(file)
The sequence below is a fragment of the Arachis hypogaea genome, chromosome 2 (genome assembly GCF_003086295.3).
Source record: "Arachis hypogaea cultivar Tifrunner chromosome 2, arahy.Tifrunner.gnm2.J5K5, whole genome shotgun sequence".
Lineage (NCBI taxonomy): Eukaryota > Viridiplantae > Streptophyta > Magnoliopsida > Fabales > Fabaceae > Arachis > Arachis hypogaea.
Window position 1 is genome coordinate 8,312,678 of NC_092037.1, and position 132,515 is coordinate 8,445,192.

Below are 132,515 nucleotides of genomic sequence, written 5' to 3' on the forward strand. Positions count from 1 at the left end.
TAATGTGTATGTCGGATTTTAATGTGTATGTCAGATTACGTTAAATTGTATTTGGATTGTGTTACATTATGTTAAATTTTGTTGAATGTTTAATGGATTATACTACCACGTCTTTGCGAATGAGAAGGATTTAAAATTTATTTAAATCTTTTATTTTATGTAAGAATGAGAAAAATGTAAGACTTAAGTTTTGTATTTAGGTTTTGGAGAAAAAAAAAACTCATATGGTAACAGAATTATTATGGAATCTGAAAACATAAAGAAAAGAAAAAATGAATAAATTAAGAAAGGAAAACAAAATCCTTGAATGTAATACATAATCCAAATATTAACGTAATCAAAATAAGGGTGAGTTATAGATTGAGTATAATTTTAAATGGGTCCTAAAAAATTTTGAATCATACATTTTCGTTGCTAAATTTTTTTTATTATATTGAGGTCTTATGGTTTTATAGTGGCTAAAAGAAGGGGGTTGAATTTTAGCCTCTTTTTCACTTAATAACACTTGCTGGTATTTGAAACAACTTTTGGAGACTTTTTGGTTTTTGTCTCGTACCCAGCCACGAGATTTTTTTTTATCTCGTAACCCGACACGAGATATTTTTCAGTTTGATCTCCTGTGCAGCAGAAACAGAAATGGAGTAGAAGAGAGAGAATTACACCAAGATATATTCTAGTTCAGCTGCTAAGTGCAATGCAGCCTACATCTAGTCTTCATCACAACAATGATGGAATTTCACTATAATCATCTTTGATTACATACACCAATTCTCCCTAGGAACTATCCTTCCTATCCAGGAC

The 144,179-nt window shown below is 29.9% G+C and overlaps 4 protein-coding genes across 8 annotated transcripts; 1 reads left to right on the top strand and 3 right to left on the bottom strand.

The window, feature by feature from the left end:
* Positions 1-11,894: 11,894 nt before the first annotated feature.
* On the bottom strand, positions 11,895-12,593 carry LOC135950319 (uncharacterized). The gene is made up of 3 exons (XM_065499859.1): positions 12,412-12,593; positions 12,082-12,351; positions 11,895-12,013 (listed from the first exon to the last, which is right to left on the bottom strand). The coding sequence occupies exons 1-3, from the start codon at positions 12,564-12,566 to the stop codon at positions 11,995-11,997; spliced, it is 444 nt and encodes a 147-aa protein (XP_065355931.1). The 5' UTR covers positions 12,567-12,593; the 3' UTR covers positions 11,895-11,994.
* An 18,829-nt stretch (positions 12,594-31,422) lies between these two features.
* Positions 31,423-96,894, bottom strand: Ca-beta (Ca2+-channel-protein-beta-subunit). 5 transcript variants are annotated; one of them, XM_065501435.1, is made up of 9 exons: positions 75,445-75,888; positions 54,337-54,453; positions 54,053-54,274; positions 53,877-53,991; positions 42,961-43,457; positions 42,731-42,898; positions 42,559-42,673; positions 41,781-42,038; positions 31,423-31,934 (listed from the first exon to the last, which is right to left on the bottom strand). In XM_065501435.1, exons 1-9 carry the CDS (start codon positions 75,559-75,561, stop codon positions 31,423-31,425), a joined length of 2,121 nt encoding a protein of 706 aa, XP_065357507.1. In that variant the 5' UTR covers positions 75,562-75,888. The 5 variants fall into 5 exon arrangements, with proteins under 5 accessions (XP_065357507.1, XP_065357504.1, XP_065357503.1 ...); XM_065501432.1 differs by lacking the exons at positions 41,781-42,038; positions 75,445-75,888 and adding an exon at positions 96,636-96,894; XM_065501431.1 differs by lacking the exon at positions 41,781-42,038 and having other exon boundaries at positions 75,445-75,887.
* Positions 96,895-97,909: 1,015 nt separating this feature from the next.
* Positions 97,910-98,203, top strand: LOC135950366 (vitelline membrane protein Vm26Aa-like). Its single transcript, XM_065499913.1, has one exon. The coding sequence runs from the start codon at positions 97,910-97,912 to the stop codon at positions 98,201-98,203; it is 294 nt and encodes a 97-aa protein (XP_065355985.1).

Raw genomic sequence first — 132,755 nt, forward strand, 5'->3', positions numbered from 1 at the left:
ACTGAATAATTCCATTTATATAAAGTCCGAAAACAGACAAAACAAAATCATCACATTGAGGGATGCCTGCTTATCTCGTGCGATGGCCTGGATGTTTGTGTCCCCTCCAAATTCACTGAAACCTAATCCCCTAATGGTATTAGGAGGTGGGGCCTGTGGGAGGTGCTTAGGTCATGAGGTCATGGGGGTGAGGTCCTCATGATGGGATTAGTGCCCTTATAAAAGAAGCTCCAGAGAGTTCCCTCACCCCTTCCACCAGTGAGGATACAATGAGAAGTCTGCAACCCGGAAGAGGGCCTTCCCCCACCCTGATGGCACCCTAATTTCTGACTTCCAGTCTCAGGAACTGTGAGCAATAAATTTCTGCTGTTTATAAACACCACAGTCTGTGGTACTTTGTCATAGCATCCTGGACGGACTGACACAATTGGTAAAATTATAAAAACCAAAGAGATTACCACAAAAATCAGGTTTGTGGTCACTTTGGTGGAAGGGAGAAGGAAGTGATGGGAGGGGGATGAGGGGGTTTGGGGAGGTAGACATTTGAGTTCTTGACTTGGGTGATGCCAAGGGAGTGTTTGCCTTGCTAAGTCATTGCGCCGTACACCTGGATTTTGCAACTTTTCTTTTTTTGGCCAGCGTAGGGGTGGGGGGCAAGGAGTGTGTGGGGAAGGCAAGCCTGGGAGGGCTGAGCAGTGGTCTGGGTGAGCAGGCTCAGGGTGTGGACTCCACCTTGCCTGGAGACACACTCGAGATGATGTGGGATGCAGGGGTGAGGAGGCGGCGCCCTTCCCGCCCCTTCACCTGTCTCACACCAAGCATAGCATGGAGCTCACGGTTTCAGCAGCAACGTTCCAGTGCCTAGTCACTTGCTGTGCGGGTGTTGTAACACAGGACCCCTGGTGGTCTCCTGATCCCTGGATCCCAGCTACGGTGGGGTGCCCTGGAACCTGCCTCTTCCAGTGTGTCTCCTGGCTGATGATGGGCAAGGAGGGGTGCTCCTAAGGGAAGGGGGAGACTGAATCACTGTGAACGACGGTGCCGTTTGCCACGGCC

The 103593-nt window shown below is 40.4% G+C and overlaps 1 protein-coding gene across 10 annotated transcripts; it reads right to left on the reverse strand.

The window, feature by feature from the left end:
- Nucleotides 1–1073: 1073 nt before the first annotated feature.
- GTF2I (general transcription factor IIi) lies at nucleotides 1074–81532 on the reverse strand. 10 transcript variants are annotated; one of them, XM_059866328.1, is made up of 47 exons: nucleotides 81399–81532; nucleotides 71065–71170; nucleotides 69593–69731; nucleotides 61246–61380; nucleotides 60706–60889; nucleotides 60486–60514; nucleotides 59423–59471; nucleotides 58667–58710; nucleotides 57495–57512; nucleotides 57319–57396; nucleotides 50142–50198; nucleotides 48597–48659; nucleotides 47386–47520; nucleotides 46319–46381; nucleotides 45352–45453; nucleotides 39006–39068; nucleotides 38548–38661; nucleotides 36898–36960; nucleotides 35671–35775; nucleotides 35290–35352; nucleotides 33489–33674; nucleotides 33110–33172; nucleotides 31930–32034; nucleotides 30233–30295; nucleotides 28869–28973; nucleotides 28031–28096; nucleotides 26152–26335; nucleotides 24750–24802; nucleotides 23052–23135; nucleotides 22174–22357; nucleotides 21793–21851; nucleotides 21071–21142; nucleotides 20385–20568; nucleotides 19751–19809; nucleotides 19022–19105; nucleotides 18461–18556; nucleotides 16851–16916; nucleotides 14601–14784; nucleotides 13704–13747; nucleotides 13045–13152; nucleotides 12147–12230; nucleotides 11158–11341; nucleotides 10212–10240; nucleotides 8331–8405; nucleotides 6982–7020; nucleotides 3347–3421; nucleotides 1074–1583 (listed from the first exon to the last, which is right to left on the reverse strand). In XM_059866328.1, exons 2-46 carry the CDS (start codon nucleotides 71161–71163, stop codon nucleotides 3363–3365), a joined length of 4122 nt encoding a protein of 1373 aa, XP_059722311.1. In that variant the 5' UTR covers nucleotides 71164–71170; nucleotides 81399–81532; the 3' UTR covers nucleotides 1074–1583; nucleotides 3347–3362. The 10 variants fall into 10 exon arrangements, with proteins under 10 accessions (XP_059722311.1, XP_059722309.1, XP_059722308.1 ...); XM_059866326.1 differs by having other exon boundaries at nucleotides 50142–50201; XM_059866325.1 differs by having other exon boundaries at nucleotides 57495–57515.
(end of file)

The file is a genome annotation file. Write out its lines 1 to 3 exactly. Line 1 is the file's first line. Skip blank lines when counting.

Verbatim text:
The sequence below is a fragment of the Arachis hypogaea genome, chromosome 2 (genome assembly GCF_003086295.3).
Source record: "Arachis hypogaea cultivar Tifrunner chromosome 2, arahy.Tifrunner.gnm2.J5K5, whole genome shotgun sequence".
Lineage (NCBI taxonomy): Eukaryota > Viridiplantae > Streptophyta > Magnoliopsida > Fabales > Fabaceae > Arachis > Arachis hypogaea.